There were other surprises. The room was totally dark. The undergraduates were thereby prevented from doing their calculus homework, writing each other notes, or indeed taking notes on what Richards said, all admirable results. On a screen up front, high and very large, were projected, by a slide projector, the words of a poem—always, without exception, a great poem. (Richards never condescended to students.) The poem appeared a stanza or so at a time. Richards stood below the screen, his back to us, a long pointer in his hand. We saw the back of his head, and its halo of floating white hair. He was not interested—at that moment—in us; he was absorbed in the poem, as, it was expected, we should be. (We had scarcely any choice, since, in the dark, it was our only possible object of attention.) The large words took on an aura they cannot possess on the page—”as if a magic lantern threw the nerves in patterns on the screen.”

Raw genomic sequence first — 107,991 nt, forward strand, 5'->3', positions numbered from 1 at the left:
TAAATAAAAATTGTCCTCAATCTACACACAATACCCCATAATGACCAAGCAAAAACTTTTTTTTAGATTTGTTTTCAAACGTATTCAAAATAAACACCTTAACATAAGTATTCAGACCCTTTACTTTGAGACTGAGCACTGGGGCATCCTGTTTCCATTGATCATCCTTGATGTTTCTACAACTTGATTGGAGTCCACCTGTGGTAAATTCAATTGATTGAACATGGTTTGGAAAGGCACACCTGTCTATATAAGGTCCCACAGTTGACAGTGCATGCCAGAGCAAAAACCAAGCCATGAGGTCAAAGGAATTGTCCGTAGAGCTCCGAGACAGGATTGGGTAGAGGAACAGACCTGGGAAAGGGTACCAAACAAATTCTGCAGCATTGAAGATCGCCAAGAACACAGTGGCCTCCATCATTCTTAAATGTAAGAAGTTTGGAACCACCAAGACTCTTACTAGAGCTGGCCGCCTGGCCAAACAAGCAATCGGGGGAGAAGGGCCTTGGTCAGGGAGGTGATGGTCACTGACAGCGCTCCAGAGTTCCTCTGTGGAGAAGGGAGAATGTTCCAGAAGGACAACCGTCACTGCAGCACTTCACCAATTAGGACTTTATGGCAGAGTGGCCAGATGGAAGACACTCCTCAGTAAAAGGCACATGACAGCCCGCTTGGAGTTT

I still think this the ideal way to teach poetry without distraction, but it requires help—to make the slides, to project the slides, to darken the room—which not all of us have. But this method served, at most, to fix attention; it alone did not account for Richards’ spectacular effect.